Ascension Sunday
May 12, 2013


From the human viewpoint, Jesus’ death was a failure, a defeat. But God’s viewpoint, not ours, had the final say in the end. He rose from the dead. Today, God puts a definite period to this saga of seeming defeat. He ascends into heaven. In glory. In triumph. In joy. The Gospel of today tells us thus: “They did him homage and then returned to Jerusalem with great joy, and they were continually in the temple praising God.” (Lk 24:53)

This image of disciples going their merry, grateful way is a far cry from the two disciples dejected and destined toward their Emmaus of despondency, no more than 40 days before.

I would like to think of the Ascension of the Lord, among other things, as an image of the Lord’s going away … He takes leave of his beloved disciples. Physically, that is, not not much more. He says good-bye to them, but this is one good-bye that is not associated with sadness, and definitely not one that puts a definitive stop to whatever He taught, shared, lived, and showed.

What did he teach? What did he share, live, and show? Let us hear it direct from him: “Thus it is written that the Christ would suffer and rise from the dead on the third day and that repentance, for the forgiveness of sins, would be preached in his name to all the nations, beginning from Jerusalem.”

Now, this is getting interesting. Is he going away or not? Obviously, he is … to sit at the right hand of the Father, and to prepare a place for us. But will he really go away and be lost, for as they say, “out of sight is out of mind?”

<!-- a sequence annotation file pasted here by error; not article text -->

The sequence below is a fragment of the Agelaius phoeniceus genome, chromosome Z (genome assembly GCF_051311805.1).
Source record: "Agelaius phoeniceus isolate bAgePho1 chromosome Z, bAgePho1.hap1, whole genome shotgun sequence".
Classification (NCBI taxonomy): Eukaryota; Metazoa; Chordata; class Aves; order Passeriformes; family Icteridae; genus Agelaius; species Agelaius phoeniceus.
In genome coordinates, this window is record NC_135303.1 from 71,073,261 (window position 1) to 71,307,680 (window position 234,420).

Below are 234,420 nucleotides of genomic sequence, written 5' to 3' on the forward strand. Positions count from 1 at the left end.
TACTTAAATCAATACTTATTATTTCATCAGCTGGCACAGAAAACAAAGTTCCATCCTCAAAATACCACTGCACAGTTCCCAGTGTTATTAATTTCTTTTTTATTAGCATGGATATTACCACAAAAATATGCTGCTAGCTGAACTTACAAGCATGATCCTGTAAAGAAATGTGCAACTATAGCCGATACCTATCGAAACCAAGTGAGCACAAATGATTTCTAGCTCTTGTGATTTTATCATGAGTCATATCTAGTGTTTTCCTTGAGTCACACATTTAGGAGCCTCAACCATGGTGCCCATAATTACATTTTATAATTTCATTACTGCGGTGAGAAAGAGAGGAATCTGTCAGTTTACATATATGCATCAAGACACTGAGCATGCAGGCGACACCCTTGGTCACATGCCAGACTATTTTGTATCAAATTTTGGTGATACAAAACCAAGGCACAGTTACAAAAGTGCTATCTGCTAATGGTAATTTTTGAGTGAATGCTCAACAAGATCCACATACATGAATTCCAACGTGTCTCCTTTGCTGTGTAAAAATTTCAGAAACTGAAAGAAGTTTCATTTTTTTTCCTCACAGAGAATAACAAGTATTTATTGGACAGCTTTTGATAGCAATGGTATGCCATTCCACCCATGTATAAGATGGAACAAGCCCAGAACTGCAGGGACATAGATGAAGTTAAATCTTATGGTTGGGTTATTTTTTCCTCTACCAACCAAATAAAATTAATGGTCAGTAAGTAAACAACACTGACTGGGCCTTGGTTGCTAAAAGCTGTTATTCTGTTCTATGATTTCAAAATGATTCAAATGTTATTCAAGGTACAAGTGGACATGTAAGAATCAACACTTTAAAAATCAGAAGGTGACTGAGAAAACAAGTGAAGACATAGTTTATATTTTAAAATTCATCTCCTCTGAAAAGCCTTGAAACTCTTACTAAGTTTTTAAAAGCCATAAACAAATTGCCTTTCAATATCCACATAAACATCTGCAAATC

Today’s feast – together with all three readings – show us that he is going away, yes … but there is something that will continue to take place till the end of time. His absence does not mean being totally and fully away and distant from the people that he journeyed with, that he became a man for. His absence, really, is a new form of presence – a presence that now takes place in and through the hearts and minds and hands of us believers and disciples. For God “put all things beneath his feet and gave him as head over all things to the church, which is his body, the fullness of the one who fills all things in every way.”

Ascension has nothing to do with absence, but with presence. In a new way. In a different level. In a new mysterious, but no less real, way.

I would like to think that this is what the Acts of the Apostles is telling us. He may be away, but we are told to keep to his way: “You will receive power when the Holy Spirit comes upon you, and you will be my witnesses in Jerusalem, throughout Judea and Samaria, and to the ends of the earth.”

This is one good-bye that is true to its name – good. This is one parting that entails no permanent departing. This is a taking leave of someone in which no one is asked and expected to leave all hope outside the door. On the contrary, it is a going away, so that we all could keep to his saving and salvific ways, as we journey on toward heaven, our only true home. Amen!


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